All posts by James

James Pyles is a published author, editor, and technical writer. He also has a passion for theology, strength training, and is breaking into fiction writing, particularly science fiction. He is currently working on his first full-length novel. He maintains several blogs, compartmentalizing his interests including mymorningmeditations.com, poweredbyrobots.com, and oldmansgym.com.

Six Distinct Genders in Judaism?

This blog post has strange origins.

A few days back, I posted a story on Facebook called Germany becomes first country in Europe to recognise “third gender” officially. I did so mainly to illustrate how I see Europe becoming increasingly “inclusive” (progressive, leftist) and how, once Trump leaves office and the Democratic backlash occurs, the future political and social administration will attempt to push America in the same direction.

pink
Found at Pink News

I got one response from a progressive perspective, which wasn’t unexpected, and then someone else posted:

Well, the sages of the Mishnah recognized four a very long time ago.

What?

The source, who I won’t name, is someone who probably should know, so I looked it up.

According to Sojourn Blog which seems to be a liberal non-profit focused on LGBTQ inclusiveness, their article More Than Just Male and Female: The Six Genders in Classical Judaism describes these six distinct genders, a list I reproduce below:

  1. Zachar/זָכָר: This term is derived from the word for a pointy sword and refers to a phallus. It is usually translated as “male” in English.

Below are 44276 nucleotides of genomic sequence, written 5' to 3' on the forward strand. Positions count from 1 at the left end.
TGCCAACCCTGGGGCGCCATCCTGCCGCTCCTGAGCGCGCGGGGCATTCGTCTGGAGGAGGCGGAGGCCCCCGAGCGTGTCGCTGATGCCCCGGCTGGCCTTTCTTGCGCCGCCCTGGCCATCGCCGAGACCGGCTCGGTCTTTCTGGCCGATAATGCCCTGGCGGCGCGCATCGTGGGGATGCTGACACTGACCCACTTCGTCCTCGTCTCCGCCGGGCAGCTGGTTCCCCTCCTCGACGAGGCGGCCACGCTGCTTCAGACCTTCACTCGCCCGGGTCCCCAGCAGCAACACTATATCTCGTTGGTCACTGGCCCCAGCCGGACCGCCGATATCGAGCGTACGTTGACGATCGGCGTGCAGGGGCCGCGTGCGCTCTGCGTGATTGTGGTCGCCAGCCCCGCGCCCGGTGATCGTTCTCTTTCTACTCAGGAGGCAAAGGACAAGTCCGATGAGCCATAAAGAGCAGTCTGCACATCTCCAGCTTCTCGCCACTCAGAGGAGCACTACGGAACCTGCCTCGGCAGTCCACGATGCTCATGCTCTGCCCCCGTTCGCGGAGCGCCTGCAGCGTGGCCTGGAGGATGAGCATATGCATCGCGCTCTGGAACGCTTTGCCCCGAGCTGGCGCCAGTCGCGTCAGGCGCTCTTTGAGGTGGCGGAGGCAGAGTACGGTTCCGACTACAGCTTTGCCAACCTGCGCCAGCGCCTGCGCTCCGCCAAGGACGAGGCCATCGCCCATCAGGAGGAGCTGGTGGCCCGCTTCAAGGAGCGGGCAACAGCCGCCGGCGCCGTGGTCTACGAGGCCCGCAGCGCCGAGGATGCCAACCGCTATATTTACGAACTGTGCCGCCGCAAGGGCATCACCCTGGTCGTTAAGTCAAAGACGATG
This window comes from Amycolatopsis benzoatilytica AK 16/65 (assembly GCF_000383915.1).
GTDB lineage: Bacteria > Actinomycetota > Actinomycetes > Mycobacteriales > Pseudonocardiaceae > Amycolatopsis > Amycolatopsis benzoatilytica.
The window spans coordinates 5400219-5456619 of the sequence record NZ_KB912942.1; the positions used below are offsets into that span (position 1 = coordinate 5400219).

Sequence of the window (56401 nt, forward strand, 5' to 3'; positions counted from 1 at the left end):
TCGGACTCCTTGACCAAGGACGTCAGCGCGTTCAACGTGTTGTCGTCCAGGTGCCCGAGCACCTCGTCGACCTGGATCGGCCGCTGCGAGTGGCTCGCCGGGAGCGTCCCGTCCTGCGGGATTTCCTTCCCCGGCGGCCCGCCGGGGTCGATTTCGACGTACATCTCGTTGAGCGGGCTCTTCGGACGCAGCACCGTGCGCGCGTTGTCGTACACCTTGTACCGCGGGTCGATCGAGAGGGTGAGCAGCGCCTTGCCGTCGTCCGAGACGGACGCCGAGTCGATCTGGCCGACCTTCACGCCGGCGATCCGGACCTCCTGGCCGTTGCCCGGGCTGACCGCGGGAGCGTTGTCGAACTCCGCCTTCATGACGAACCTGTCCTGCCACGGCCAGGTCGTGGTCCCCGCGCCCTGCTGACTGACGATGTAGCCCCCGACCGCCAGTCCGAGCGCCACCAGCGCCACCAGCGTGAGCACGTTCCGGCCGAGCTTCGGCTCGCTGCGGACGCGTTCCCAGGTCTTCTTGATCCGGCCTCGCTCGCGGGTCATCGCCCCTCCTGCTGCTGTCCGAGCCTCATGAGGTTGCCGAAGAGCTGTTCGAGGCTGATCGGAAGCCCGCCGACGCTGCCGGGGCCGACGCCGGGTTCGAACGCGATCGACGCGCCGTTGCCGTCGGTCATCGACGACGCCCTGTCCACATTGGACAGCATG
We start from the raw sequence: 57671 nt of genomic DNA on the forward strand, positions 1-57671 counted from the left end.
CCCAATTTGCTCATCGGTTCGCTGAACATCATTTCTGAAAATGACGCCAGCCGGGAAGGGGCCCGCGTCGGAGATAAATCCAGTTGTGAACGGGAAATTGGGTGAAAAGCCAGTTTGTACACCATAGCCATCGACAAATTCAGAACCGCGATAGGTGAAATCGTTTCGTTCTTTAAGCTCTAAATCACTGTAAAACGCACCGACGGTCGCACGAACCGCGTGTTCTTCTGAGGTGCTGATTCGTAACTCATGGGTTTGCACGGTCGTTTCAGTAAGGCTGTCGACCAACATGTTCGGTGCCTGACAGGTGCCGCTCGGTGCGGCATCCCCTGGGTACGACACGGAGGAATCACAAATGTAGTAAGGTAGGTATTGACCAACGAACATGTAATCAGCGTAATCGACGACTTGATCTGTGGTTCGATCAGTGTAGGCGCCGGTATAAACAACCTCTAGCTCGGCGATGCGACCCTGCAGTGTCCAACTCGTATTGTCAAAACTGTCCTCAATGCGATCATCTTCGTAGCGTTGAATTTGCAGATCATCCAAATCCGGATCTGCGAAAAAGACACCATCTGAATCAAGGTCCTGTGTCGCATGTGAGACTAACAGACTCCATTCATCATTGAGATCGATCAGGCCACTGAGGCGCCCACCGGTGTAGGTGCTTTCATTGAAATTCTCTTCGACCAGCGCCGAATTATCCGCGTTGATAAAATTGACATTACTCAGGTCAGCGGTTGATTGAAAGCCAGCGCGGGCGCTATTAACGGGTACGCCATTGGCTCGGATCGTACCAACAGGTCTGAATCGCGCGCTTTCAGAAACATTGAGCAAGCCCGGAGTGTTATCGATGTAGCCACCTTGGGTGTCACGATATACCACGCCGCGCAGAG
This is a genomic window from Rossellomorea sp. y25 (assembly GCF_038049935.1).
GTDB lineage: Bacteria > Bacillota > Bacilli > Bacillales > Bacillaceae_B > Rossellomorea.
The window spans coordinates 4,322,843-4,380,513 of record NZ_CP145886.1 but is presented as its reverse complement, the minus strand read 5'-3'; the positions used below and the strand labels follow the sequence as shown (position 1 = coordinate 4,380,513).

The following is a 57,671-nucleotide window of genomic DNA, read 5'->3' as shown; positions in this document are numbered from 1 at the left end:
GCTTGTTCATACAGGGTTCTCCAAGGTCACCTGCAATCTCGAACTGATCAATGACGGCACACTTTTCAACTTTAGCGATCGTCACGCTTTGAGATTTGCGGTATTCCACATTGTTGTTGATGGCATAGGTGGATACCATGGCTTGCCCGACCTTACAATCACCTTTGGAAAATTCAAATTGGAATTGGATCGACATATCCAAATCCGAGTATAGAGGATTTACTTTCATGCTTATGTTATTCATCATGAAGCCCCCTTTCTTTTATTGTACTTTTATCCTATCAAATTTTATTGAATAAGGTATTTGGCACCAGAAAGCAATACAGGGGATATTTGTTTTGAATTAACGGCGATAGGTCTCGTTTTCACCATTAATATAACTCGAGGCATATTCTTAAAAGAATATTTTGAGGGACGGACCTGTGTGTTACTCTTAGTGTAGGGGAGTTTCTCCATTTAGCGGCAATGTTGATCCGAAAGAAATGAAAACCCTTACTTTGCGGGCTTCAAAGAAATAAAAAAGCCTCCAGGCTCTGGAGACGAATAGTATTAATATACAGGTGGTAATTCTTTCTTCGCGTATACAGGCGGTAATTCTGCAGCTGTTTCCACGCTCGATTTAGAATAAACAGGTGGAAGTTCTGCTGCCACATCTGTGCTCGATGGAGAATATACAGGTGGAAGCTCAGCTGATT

2. Nekeivah/נְקֵבָה: This term is derived from the word for a crevice and probably refers to a vaginal opening. It is usually translated as “female” in English.
  3. Androgynos/אַנְדְּרוֹגִינוֹס: A person who has both “male” and “female” sexual characteristics. 149 references in Mishna and Talmud (1st-8th Centuries CE); 350 in classical midrash and Jewish law codes (2nd -16th Centuries CE).
  4. Tumtum/ טֻומְטוּם A person whose sexual characteristics are indeterminate or obscured. 181 references in Mishna and Talmud; 335 in classical midrash and Jewish law codes.
  5. Ay’lonit/איילונית: A person who is identified as “female” at birth but develops “male” characteristics at puberty and is infertile. 80 references in Mishna and Talmud; 40 in classical midrash and Jewish law codes.
  6. Saris/סריס: A person who is identified as “male” at birth but develops “female” characteristics as puberty and/or is lacking a penis. A saris can be “naturally” a saris (saris hamah), or become one through human intervention (saris adam). 156 references in mishna and Talmud; 379 in classical midrash and Jewish law codes.

I looked for other sources and the next one I found was The Jewniverse which seems just as specialized, and their article The 6 Genders of the Talmud was quite brief.

It was pretty much the same for Sefaria.org and ReformJudaism.org. The progressive leftist side of Judaism was very vocal about this, which I absolutely had never heard about before. I guess it was not something that came up much when I had a more active involvement in Messianic Judaism or Hebrew Roots. I did manage to find something called Mystical Aspects of Femininity at Chabad.org and I know that I saw another article somewhat referencing four genders, but that doesn’t particularly map to my (admittedly limited) understanding of Chabadniks. I hadn’t planned to write on this but then, also on Facebook, I saw a story from the Jerusalem Post called Transgender Woman Who Left Hasidic Community to Speak at Yale.